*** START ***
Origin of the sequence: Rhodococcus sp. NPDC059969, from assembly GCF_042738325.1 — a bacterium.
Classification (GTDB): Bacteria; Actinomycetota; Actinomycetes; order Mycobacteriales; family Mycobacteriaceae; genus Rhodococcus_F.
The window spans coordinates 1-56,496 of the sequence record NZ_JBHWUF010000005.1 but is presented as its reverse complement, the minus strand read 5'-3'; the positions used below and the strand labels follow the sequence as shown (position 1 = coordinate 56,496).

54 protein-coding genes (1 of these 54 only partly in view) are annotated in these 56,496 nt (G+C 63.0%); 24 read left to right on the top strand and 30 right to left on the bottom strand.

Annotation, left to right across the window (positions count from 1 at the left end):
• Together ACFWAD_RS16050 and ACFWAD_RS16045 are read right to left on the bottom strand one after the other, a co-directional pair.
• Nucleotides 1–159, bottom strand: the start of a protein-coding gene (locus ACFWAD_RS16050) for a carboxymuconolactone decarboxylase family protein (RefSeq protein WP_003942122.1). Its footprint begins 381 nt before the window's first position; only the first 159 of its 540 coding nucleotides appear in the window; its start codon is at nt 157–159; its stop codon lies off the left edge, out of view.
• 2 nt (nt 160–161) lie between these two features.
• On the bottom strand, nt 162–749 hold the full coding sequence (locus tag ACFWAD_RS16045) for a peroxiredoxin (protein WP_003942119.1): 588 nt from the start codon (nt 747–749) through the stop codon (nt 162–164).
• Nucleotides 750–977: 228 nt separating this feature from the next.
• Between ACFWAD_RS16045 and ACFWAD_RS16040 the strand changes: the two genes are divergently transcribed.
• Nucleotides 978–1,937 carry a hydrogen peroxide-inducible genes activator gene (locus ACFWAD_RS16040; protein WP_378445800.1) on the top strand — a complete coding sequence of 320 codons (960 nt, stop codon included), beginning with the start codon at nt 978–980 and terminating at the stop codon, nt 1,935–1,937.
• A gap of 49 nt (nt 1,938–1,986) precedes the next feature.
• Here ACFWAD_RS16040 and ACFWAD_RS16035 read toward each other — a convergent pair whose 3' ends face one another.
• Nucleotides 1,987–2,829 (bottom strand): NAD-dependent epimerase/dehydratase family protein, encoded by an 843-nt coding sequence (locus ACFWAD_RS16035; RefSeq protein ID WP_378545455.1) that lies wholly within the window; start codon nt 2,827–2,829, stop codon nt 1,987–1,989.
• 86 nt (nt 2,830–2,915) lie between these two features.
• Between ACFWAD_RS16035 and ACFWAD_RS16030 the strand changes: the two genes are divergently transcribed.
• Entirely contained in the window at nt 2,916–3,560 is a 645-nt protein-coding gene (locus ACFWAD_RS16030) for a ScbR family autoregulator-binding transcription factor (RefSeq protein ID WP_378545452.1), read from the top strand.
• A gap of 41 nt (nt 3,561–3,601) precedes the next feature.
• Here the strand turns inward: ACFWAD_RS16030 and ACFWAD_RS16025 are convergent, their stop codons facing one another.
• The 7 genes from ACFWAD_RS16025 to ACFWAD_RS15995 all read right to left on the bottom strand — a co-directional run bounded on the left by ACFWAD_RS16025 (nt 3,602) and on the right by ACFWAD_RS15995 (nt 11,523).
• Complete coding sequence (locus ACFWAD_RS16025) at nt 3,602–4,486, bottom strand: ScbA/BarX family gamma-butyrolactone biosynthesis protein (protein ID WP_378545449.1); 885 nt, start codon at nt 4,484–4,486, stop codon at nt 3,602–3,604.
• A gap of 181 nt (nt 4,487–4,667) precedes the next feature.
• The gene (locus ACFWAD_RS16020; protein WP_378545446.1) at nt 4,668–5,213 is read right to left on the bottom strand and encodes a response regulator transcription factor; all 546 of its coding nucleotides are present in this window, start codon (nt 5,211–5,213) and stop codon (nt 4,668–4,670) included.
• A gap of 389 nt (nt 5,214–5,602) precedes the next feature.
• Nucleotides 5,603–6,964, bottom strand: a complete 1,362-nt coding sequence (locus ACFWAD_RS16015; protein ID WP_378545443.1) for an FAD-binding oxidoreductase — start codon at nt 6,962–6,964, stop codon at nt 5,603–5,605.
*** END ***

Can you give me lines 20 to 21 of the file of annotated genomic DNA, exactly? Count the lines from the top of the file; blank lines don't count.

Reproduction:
• Here the strand turns inward: ACFWAD_RS16030 and ACFWAD_RS16025 are convergent, their stop codons facing one another.
• The 7 genes from ACFWAD_RS16025 to ACFWAD_RS15995 all read right to left on the bottom strand — a co-directional run bounded on the left by ACFWAD_RS16025 (nt 3,602) and on the right by ACFWAD_RS15995 (nt 11,523).